Honestly I can’t keep my corydalis straight. Besides being promiscuous they must somehow resent how I try to pamper named cultivars while overlooking equally attractive stray seedlings. Out of spite the $15 named corm disappears while a sea of seedlings comes up to surround the lonely label.
Last year the final named form in this bed opted out on renewing for another year. Maybe it was the weeds, but everyone else seems relatively happy.
I don’t mind. They come up, flower, seed, and are gone before I even think about the other perennials and annuals which share this same space later in the year. Maybe native plant purists and lovers of bare mulch beds will complain about weediness, but just come here I’d say, and I’ll show you some weeds you can complain about.
Ugh. One has even jumped across into the next bed. When I dig a few of the daffodils I’ll try and remember to weed out this corydalis.
I’d like to move a few of the nicest forms into a bed where they can clump up, but so far my clumsy attempts at moving them in bloom has caused more casualties than it has attractive corydalis plantings, but eventually I think I’ll get it.
Everyone here admires the corydalis. I’ve been informed this little guy lives under the porch and often comes out to sun himself on bits of trash while admiring the flowers. Word is he is really looking forward to meeting my friend Kimberley 🙂
So then this….
Magnolia are well known for how bravely they endure the ups and downs of early spring…
The weather started to “shift” yesterday.
Forsythia ‘Show Off’ which I planted next door. I’d show you mine but it appears the soil on my side of the property line produces more rabbaliscious growth and as a result it hasn’t broken the four inch mark because of its annual pruning.
And now for a few hellebores. I dug up a few as giveaways last week and have to say it’s a much nicer way to clear space for even more hellebores than sending them to the compost pile would be. It would be nice to think I’m “upgrading” but since the new ones are unflowered seedlings, who knows but at least it’s much more exciting to see something new next spring!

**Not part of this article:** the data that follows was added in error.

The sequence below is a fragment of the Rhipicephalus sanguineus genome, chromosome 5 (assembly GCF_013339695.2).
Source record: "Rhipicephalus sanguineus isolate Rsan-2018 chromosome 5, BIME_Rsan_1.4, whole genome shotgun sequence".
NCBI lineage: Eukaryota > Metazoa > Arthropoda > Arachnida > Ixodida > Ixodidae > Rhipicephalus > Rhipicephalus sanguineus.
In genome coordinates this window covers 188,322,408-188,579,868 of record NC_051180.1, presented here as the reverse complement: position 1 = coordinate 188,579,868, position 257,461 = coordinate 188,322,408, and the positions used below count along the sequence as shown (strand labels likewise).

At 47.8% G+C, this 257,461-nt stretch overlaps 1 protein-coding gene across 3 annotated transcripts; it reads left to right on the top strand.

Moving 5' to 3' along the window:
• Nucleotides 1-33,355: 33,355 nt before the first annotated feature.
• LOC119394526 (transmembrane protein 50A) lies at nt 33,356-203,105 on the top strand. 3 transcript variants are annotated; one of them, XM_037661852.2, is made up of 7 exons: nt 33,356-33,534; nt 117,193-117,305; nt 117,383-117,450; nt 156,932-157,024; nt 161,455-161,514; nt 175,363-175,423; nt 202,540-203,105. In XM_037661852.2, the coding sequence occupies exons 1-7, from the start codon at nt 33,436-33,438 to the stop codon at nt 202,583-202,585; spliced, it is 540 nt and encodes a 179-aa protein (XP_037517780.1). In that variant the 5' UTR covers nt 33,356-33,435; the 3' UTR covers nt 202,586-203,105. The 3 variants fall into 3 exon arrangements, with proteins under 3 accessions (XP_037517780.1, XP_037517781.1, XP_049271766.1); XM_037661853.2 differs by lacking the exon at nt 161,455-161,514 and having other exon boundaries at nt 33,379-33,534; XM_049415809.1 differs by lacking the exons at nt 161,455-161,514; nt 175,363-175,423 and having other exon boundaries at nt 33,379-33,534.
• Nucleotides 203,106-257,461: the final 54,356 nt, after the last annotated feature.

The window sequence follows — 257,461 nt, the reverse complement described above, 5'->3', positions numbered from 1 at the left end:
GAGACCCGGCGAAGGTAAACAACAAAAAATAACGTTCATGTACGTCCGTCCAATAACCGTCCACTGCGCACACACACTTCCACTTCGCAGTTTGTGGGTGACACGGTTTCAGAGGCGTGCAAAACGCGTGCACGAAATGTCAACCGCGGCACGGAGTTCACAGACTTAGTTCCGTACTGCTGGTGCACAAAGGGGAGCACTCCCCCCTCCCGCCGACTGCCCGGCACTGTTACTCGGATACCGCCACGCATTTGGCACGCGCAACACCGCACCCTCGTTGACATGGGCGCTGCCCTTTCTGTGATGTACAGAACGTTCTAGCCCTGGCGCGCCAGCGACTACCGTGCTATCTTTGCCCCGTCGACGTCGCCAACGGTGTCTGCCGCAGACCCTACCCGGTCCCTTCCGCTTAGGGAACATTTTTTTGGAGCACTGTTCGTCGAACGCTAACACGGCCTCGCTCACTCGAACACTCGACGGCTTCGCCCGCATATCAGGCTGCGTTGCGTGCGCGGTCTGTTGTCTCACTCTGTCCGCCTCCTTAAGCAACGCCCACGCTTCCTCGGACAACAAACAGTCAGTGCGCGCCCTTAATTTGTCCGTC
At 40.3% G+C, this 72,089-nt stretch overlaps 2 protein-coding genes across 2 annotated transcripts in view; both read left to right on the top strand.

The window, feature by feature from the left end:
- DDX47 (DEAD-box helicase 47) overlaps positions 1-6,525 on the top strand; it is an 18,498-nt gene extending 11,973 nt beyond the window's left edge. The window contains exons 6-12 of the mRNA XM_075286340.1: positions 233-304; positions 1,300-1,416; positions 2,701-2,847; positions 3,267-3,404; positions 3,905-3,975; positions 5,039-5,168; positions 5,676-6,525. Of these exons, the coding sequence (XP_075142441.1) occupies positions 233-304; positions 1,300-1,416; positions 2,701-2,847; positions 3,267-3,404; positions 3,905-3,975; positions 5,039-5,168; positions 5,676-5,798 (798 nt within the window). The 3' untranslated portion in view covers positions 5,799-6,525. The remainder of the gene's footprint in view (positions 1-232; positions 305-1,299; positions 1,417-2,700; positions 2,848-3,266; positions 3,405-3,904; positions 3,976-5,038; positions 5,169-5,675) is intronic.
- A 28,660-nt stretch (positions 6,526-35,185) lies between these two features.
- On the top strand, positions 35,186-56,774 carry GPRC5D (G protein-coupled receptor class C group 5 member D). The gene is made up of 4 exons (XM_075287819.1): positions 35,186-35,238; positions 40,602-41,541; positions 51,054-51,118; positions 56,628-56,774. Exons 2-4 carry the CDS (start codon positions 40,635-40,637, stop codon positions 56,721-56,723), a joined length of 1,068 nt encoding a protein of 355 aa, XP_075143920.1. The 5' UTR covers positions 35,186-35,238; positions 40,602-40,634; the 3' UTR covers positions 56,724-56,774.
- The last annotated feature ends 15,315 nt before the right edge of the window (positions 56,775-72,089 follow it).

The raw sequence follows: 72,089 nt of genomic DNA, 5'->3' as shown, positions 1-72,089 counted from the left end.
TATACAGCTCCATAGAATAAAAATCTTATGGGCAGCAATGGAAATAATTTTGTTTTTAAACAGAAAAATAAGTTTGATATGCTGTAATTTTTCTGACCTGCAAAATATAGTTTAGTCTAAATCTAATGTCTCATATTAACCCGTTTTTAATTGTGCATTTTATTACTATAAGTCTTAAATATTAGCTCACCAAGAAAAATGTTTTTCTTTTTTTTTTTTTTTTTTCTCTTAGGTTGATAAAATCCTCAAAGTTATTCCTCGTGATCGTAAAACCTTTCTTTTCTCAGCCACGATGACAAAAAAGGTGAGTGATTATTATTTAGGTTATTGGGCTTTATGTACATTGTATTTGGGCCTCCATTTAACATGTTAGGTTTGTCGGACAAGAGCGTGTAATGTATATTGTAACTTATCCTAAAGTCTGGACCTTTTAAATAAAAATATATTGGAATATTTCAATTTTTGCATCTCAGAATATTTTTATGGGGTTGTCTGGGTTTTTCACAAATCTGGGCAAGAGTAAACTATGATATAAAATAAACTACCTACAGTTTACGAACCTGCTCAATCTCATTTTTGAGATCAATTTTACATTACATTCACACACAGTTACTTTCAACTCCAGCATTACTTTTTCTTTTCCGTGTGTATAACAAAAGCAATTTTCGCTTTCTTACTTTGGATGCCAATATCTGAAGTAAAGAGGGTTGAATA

I think this was supposed to be ‘Pink Fizz’, a single pink, but sadly I ended up with this very un-single flower 😉
I have a little thing for growing hellebores from seed. A few get planted every fall, and eventually the pipeline is full enough that each spring there are new surprises from the years past.
I believe these were supposed to be a ‘slatey’ mix of seeds. Kind of average, and not really slate-ish, but still nice for a few springs.
Someone was too lazy to separate this pot of seedlings when planting. I like the effect!
I might have too many of these… a double pink hellebore, maybe ‘Nellie’ from seed I ordered 8 years ago from Australia. They’ve finally gotten some room and are looking great, but 6 plants of it!?
The hellebores will be fine with the cold. Most everything will be fine until it’s not, and even then it will likely recover for next year. *yes I’m talking about last year’s lost lily season*
A frozen peony (Paeonia daurica) this morning with other frozen stuff…. all recovered by 2pm.
I just noticed that the melting peony is back to almost normal. Maybe now it’s okay to take a stroll and see how everything else has made out, and briefly consider the wind and how likely it is that I’ll do any gardening today. I actually want to work out there, but with low 20’s tonight maybe I’ll wait one more day before transplanting a few little white bulbs around. They probably wouldn’t care either way, but choosing patience would make me feel a tiny bit better considering tonight’s cold will likely kill most of the flower buds on the wisteria (again).
Oh well. It’s always something and if worse comes to worse I know where the Easter chocolate is.
Have a great holiday weekend!